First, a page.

Signatis... vultus tui : (znovu)obtiskování svaté tváře před evropským kultem Veraikonu a po něm
Source document: Convivium. 2017, vol. 4, iss. Supplementum, pp. -113
ISSN2336-3452 (print)2336-808X (online)
License: Not specified license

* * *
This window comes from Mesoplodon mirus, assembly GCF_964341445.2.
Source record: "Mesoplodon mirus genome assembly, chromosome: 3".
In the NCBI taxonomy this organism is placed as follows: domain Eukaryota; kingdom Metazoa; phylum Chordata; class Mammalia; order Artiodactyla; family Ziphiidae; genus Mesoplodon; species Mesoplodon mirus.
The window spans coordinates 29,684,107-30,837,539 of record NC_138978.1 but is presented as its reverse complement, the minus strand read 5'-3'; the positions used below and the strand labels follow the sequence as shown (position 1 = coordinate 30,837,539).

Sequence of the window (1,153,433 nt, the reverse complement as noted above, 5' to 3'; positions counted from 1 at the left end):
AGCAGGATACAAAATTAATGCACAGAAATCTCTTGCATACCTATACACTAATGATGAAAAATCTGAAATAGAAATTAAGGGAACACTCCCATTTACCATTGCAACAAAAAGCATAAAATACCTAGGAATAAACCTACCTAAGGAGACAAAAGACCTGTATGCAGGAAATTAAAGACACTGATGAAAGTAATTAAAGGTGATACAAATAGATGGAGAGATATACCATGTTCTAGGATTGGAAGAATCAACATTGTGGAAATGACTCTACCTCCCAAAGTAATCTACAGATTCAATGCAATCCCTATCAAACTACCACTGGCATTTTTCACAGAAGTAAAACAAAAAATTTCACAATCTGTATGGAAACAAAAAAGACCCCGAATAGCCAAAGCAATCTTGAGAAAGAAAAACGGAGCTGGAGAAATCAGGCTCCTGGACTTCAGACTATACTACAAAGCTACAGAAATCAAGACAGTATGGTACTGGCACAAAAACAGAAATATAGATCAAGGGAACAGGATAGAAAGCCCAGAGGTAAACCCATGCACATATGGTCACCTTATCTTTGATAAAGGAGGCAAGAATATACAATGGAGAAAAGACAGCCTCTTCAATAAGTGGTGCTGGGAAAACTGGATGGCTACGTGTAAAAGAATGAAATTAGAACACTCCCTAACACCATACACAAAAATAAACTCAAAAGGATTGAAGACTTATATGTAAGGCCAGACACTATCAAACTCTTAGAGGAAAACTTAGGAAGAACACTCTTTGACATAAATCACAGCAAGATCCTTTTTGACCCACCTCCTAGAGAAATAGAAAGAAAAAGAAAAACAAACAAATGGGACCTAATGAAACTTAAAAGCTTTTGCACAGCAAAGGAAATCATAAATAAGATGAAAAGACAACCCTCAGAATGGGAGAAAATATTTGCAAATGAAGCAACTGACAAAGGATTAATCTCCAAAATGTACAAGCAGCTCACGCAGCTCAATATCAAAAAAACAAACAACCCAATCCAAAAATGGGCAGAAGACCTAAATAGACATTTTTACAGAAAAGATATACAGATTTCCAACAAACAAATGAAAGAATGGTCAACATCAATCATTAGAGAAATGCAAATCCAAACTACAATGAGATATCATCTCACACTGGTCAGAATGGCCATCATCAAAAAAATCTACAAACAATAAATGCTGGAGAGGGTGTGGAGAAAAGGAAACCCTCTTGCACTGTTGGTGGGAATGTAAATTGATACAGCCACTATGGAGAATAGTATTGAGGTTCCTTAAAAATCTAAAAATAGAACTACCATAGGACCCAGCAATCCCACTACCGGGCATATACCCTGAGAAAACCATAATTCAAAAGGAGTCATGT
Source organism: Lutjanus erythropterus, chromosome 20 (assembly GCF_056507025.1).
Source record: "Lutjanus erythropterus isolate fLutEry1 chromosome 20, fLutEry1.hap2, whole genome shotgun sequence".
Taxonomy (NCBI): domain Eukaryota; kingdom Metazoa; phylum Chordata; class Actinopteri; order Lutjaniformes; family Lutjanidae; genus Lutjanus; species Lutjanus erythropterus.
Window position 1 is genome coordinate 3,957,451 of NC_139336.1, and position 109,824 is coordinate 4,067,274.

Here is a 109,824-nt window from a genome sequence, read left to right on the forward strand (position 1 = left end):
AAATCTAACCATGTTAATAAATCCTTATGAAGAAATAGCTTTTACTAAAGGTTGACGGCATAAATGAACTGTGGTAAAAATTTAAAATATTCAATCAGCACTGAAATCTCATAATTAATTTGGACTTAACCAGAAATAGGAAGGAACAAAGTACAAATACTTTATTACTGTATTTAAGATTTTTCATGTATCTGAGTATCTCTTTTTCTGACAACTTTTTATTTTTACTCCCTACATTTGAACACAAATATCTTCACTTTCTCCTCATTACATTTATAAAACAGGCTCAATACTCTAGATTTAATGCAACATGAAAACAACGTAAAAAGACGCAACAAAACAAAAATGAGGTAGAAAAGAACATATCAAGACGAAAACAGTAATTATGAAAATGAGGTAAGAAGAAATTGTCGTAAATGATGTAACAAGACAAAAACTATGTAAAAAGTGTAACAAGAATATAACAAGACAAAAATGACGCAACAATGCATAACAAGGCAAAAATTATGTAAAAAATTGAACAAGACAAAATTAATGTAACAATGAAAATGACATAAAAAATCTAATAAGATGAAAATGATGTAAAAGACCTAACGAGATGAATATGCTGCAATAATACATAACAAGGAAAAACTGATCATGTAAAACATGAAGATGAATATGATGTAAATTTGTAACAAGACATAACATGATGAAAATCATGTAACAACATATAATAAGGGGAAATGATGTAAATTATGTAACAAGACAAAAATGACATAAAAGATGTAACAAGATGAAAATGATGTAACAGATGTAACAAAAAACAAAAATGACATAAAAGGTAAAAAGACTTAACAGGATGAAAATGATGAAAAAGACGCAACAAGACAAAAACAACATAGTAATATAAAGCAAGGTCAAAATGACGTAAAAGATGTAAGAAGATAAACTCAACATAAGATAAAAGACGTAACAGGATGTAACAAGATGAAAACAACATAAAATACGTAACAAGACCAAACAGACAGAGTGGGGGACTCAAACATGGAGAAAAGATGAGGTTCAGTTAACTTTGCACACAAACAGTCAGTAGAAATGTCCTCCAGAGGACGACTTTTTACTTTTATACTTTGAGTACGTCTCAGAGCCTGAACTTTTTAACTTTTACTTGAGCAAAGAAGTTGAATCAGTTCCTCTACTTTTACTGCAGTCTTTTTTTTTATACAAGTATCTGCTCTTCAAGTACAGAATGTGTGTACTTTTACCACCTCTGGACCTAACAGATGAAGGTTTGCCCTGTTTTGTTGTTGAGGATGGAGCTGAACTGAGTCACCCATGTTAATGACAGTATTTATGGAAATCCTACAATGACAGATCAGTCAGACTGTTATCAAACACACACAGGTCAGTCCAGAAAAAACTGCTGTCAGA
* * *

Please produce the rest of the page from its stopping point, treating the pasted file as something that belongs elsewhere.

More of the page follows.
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From the outset, the Veronica was framed as an impressed image of the Holy Face, a treatment that contributed to the Roman relic's auratic status as a cult object and encouraged, if not demanded, its replication and dissemination in the form of images and objects. This essay explores how the Veronica was itself authorized by and functioned in a long, far-reaching medieval tradition of (re)impressing Christ's face in the lowrelief forms of coins, seals, communion wafers, and méreaux (tokens). Materially instantiating the trope of the sacred impression, such objects reveal how people in the Middle Ages actively participated in the project of re-impressing the Holy Face, thus establishing a material and conceptual tradition conducive to the thirteenth-century explosion of the Veronica's cult and its enduring vitality into the early modern period.